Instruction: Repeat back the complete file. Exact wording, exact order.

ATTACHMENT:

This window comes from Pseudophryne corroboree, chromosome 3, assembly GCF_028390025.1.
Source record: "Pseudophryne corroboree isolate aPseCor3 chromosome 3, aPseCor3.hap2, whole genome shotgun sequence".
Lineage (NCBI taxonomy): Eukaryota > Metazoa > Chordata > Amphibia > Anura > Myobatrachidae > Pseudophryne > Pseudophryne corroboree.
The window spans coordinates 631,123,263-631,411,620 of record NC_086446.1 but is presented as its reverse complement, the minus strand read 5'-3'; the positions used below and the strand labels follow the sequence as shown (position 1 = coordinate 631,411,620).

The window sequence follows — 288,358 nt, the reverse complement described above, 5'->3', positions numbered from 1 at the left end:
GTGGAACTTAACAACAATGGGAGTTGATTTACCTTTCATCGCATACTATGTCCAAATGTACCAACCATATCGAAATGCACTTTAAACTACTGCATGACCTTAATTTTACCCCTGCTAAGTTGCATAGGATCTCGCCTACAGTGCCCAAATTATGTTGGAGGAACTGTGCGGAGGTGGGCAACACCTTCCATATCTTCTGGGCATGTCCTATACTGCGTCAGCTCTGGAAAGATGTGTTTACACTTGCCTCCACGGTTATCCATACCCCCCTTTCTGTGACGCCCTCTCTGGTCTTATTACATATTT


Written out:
This window comes from Pseudophryne corroboree, chromosome 3, assembly GCF_028390025.1.
Source record: "Pseudophryne corroboree isolate aPseCor3 chromosome 3, aPseCor3.hap2, whole genome shotgun sequence".
Lineage (NCBI taxonomy): Eukaryota > Metazoa > Chordata > Amphibia > Anura > Myobatrachidae > Pseudophryne > Pseudophryne corroboree.
The window spans coordinates 631,123,263-631,411,620 of record NC_086446.1 but is presented as its reverse complement, the minus strand read 5'-3'; the positions used below and the strand labels follow the sequence as shown (position 1 = coordinate 631,411,620).

The window sequence follows — 288,358 nt, the reverse complement described above, 5'->3', positions numbered from 1 at the left end:
GTGGAACTTAACAACAATGGGAGTTGATTTACCTTTCATCGCATACTATGTCCAAATGTACCAACCATATCGAAATGCACTTTAAACTACTGCATGACCTTAATTTTACCCCTGCTAAGTTGCATAGGATCTCGCCTACAGTGCCCAAATTATGTTGGAGGAACTGTGCGGAGGTGGGCAACACCTTCCATATCTTCTGGGCATGTCCTATACTGCGTCAGCTCTGGAAAGATGTGTTTACACTTGCCTCCACGGTTATCCATACCCCCCTTTCTGTGACGCCCTCTCTGGTCTTATTACATATTT